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  • noun

Synonyms for Hamitic

a group of languages in northern Africa related to Semitic

References in periodicals archive ?
In this context, Equiano's audacious manipulation of these commentators--he pieces together the excesses of glosses and footnotes-becomes a means of circumnavigating entirely the Hamitic myth of African origins and instantiating the Igbo within the realm of Israelite identity--the Igbo are descended from the chosen people and, despite being in the heart of a nonhistorical land, their roots lie at the center of biblical history.
Secondly, the idea that Africans were Hamitic is a modern idea.
The background is that Leir and his warriors conquered three Hamitic tribes living in what is now England and Scotland, and Leir, after killing the kings of each, took each queen as wife (67-69).
Barbara Sorgoni, in "Italian Anthropology and the Africans: The Early Colonial Period," describes the methods and means of Italian colonialism in Africa, emphasizing the Hamitic hypothesis as presented by Italian colonists, and the reliance on ethnographic and anthropological studies conducted by ethnocentric scholars.
Thus, within in a few lines of announcing in True at First Light that "the Wakamba [with whom he clearly identifies] are not homosexual," Hemingway notes that "Miss Mary, with the shortest of African haircuts, provided the pure Hamitic face of a boy with a body that was as womanly as a good Masai young wife .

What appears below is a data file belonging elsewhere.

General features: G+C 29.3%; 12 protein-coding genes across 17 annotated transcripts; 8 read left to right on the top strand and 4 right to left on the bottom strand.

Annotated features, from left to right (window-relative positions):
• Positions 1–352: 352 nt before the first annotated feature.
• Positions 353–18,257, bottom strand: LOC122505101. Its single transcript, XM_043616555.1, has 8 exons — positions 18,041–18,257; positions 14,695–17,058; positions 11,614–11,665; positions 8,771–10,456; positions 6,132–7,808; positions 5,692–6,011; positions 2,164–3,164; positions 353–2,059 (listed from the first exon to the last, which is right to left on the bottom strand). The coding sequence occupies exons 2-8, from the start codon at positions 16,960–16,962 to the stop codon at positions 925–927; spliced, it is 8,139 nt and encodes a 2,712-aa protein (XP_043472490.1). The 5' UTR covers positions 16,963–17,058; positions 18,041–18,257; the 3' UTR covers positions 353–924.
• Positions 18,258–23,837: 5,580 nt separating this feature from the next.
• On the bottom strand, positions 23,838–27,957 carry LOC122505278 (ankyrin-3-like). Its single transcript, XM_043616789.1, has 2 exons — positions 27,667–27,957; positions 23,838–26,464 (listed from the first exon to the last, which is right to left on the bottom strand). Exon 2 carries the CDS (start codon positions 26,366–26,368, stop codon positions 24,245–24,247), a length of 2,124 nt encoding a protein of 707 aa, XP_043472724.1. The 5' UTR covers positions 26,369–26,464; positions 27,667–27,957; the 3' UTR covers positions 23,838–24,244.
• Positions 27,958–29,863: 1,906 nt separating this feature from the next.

At the same time the method used looks of sufficient promise to recommend that analogous sets of structural features be collected for the languages around the Mediterranean to establish a comparable set of features so as to compare Semitic, Hamitic, Indo-European and Basque languages.
This is particularly interesting in view of the campaign initiated among Congolese and African elites claiming that a profound division and antagonism exists among Africans of Bantu as against Hamitic or Nilotic backgrounds.
Notions of blackness converge with the issues of sexuality, shame, religion, and community" as Hardy explains, ideas supported by reference to the "so-called Hamitic curse from Genesis" and centuries of myths and legends that equate blackness with evil, sin, and shameful sexual expression (27).
Incredibly, there is no mention here of the Hamitic hypothesis, which first led scholars to date rock carvings of cattle to the predynastic period, on the grounds that modern pastoralists in North-east Africa are living remnants of a racial substratum that preceded the emergence of Egyptian civilisation.
Even as a religious ritual, circumcision was practised by only a few tribal societies, mostly living in desert regions: the Semtitic and Hamitic peoples of north and east Africa and the Middle East, and the Aboriginal people of central Australia are the most notable.
He certainly had black ancestry as his mother, Bathsheba, was a Hittite, who were Hamitic and thus black-skinned (Page 49, May 23).
Meanwhile, the Tutsis [were] relegated to Hamitic invaders [originally from Ethiopia].
Maybe it has something to do with our genes, for a high proportion of indigenous North Wales people (but not South Walians, except from Pembrokeshire) are genetically Hamitic (cousins of the Semitic Arabs), seemingly descended from the tribes of North Africa.
Roughly speaking, the Hutu were dismissed as inferior Negroids, distinguished by stocky frames, thick lips, and flat noses, while the Tutsi were a tall and slim Hamitic people descended from Ethiopia.
But it has everything to do with Afrocentric discourse when Tony Martin of Wellesley College writes, "The Hamitic Myth (that is, the association of the African with the supposed curse of Noah) was invented by Jewish talmudic scholars.